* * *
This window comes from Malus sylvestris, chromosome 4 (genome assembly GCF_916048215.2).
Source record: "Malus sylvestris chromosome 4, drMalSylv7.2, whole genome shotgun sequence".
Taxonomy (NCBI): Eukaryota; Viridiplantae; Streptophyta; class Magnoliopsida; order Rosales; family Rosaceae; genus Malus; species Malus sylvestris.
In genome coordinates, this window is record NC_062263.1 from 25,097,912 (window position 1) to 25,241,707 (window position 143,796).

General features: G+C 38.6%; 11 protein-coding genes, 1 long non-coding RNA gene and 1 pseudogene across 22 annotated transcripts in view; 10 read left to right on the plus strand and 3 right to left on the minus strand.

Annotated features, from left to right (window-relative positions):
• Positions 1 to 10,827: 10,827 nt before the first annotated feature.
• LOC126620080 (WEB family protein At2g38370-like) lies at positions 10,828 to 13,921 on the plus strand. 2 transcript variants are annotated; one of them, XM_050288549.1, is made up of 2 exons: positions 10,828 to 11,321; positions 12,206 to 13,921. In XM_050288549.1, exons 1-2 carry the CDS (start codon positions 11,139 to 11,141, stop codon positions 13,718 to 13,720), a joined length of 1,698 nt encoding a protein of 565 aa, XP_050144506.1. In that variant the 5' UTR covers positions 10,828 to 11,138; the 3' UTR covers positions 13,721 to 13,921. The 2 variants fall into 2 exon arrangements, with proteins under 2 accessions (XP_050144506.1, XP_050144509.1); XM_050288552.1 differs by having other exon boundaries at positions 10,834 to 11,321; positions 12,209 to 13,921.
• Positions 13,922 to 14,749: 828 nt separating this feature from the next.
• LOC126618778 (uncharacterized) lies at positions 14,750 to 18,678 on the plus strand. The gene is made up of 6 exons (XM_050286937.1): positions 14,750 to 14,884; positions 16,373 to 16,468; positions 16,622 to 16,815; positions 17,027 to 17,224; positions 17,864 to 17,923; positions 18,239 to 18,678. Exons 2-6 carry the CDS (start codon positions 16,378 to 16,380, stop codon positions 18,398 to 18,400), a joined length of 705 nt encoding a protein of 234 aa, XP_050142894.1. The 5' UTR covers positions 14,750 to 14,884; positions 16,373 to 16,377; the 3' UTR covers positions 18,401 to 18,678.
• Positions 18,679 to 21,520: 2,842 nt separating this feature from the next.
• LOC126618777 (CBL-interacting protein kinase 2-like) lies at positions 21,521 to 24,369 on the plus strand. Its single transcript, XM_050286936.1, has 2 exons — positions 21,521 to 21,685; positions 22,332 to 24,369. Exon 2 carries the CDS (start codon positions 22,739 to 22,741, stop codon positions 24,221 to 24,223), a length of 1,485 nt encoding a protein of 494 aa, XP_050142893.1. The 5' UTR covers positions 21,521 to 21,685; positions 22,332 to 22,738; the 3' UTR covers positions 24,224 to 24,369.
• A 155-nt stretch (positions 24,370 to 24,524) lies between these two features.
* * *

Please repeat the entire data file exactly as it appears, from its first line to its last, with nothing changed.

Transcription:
This window comes from Malus sylvestris, chromosome 4 (genome assembly GCF_916048215.2).
Source record: "Malus sylvestris chromosome 4, drMalSylv7.2, whole genome shotgun sequence".
Taxonomy (NCBI): Eukaryota; Viridiplantae; Streptophyta; class Magnoliopsida; order Rosales; family Rosaceae; genus Malus; species Malus sylvestris.
In genome coordinates, this window is record NC_062263.1 from 25,097,912 (window position 1) to 25,241,707 (window position 143,796).

General features: G+C 38.6%; 11 protein-coding genes, 1 long non-coding RNA gene and 1 pseudogene across 22 annotated transcripts in view; 10 read left to right on the plus strand and 3 right to left on the minus strand.

Annotated features, from left to right (window-relative positions):
• Positions 1 to 10,827: 10,827 nt before the first annotated feature.
• LOC126620080 (WEB family protein At2g38370-like) lies at positions 10,828 to 13,921 on the plus strand. 2 transcript variants are annotated; one of them, XM_050288549.1, is made up of 2 exons: positions 10,828 to 11,321; positions 12,206 to 13,921. In XM_050288549.1, exons 1-2 carry the CDS (start codon positions 11,139 to 11,141, stop codon positions 13,718 to 13,720), a joined length of 1,698 nt encoding a protein of 565 aa, XP_050144506.1. In that variant the 5' UTR covers positions 10,828 to 11,138; the 3' UTR covers positions 13,721 to 13,921. The 2 variants fall into 2 exon arrangements, with proteins under 2 accessions (XP_050144506.1, XP_050144509.1); XM_050288552.1 differs by having other exon boundaries at positions 10,834 to 11,321; positions 12,209 to 13,921.
• Positions 13,922 to 14,749: 828 nt separating this feature from the next.
• LOC126618778 (uncharacterized) lies at positions 14,750 to 18,678 on the plus strand. The gene is made up of 6 exons (XM_050286937.1): positions 14,750 to 14,884; positions 16,373 to 16,468; positions 16,622 to 16,815; positions 17,027 to 17,224; positions 17,864 to 17,923; positions 18,239 to 18,678. Exons 2-6 carry the CDS (start codon positions 16,378 to 16,380, stop codon positions 18,398 to 18,400), a joined length of 705 nt encoding a protein of 234 aa, XP_050142894.1. The 5' UTR covers positions 14,750 to 14,884; positions 16,373 to 16,377; the 3' UTR covers positions 18,401 to 18,678.
• Positions 18,679 to 21,520: 2,842 nt separating this feature from the next.
• LOC126618777 (CBL-interacting protein kinase 2-like) lies at positions 21,521 to 24,369 on the plus strand. Its single transcript, XM_050286936.1, has 2 exons — positions 21,521 to 21,685; positions 22,332 to 24,369. Exon 2 carries the CDS (start codon positions 22,739 to 22,741, stop codon positions 24,221 to 24,223), a length of 1,485 nt encoding a protein of 494 aa, XP_050142893.1. The 5' UTR covers positions 21,521 to 21,685; positions 22,332 to 22,738; the 3' UTR covers positions 24,224 to 24,369.
• A 155-nt stretch (positions 24,370 to 24,524) lies between these two features.